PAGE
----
Gluten-Free In Georgia

Almost a year and half ago I was diagnosed with Celiac Disease. Celiac disease is a digestive disease that damages the small intestine and interferes with absorption of nutrients from food. People who have celiac disease cannot tolerate gluten, a protein in wheat, rye, and barley. So basically every time I would eat anything with gluten in it aka bread, pasta, cookies, granola bars etc. my body would attack itself and tear at my small intestine. The symptoms are very common such as stomach pains, head aches, long bathroom visits (need I say more) that I was probably suffering for many years and never knew. The only treatment for Celiac Disease right now is a gluten-free diet. 

When I was first diagnosed I would still have gluten here or there. How could I not share a pitcher of beer with my friends during Happy Hour? (Yes, beer's main ingredient is wheat, so wine and vodka for me!) After a few weeks of doing the diet half way I realized if I really want to feel better and help my body I'm going to have to give up gluten all together. 

Going gluten-free in the States is surprisingly a lot easier than you would think. There is a lot of gluten-free products in general super market stores, and a lot of big restaurant chains have gluten-free menus. However, being gluten-free in Georgia has presented some interesting dilemmas. 

Bread is a HUGE part of every Georgian's diet. They seriously eat it for at least one meal a day. Every family is different so I won't generalize for the whole population. I'll just talk about my family. My family eats bread with every meal. Breakfast and Dinner consist of usually just bread and cheese, and then lunch is the main larger meal where we usually have meat of some sort. 

During my week of training I had my Georgian language teacher translate a bunch of phrases for me like "I can not eat wheat, barley, oats, and rye." "I am allergic to wheat." Even though I'm not technically allergic its just easier sometimes to explain it that way. I explained my condition to my family on my first day, and at first they were a little freaked out. Every Georgian I have met can not believe I do not eat bread. My family has been pretty amazing about it though. There is this corn bread that I'm able to eat since its made out of corn flour so my Bebia makes it for me all the time. She has also made me cakes and pizza out of it too! I don't think they fully understand my disease because a few weeks ago when I got attacked by bugs and my face was bitten up they asked if I ate bread haha.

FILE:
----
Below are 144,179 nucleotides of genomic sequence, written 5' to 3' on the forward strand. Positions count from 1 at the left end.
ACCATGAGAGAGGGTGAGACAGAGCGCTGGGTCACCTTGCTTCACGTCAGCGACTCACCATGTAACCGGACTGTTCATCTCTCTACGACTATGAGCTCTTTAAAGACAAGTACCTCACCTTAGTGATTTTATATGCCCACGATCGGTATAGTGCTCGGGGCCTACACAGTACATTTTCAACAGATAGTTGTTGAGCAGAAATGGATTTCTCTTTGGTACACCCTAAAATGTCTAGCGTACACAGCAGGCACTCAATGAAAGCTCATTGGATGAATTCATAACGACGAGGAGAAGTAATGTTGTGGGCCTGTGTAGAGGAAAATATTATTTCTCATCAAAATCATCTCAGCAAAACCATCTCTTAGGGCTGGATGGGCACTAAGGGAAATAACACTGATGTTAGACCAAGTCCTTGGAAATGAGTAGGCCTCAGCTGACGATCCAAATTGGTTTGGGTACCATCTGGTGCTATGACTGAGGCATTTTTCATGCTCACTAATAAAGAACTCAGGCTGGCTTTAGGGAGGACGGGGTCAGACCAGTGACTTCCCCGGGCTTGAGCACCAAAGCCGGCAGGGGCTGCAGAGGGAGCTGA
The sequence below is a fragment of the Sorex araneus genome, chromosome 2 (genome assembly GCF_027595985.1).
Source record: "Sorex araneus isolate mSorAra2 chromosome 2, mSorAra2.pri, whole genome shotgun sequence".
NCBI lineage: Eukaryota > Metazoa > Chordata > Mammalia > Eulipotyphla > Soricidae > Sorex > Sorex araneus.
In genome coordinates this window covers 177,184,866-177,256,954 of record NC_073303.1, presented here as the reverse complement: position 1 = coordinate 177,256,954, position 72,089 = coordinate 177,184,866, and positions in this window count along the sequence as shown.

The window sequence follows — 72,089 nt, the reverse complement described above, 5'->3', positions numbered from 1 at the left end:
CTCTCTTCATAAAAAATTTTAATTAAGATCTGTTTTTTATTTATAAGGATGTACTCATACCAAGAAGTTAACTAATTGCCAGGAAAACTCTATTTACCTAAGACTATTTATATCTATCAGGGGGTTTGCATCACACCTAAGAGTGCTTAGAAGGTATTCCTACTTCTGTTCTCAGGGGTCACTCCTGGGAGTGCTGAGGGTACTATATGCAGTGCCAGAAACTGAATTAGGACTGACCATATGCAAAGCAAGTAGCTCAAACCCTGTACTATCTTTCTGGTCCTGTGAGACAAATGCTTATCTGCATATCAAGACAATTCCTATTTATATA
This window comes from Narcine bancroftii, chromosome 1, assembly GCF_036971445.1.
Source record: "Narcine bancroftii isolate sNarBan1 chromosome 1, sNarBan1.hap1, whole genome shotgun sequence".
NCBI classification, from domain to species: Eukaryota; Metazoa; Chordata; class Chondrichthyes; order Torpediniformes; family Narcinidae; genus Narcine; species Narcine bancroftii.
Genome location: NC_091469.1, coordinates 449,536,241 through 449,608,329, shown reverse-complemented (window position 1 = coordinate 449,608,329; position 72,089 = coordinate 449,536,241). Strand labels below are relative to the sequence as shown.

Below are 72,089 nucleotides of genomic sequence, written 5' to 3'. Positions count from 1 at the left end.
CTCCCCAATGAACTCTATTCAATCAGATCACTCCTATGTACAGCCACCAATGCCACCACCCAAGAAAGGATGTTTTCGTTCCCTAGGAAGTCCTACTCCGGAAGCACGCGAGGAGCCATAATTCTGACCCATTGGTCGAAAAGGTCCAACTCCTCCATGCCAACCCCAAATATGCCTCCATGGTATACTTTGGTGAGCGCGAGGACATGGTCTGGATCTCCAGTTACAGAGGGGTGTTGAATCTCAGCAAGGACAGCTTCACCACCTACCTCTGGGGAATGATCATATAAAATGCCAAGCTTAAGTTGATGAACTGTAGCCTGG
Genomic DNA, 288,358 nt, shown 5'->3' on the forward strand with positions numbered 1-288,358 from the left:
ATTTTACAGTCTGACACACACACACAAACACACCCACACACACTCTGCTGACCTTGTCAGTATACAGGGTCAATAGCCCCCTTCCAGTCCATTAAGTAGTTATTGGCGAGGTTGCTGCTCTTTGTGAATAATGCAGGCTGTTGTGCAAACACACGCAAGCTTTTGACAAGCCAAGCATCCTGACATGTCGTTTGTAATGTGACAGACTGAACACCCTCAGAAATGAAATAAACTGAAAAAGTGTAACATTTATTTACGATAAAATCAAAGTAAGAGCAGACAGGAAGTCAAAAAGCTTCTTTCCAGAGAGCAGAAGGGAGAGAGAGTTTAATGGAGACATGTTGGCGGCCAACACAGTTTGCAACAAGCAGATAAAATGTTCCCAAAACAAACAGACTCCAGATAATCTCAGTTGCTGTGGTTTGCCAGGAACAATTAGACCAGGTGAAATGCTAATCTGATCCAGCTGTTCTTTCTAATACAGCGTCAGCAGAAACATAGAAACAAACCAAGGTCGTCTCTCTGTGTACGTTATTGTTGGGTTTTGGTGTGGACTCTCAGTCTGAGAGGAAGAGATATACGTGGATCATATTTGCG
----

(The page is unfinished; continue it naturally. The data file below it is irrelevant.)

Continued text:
Bebia making me a gluten-free pizza!

Gluten-free gal!

Eating out in Georgia has been a bit of a challenge. I have learned a few different meals that are gluten free so I usually just stick to those. However, grabbing something quick presents a bit of a problem since most quick meals are bread. I've been savoring my gluten free protein bars, and I am excited to stock up when I'm in Israel! 

It is definitely sad sometimes when I watch my friends chow down on some kachapouri or kinkali and I can not take part in enjoying the delicious traditional Georgian foods. But I know I am keeping my body healthy by doing so and plus I don't need the extra calories anyways!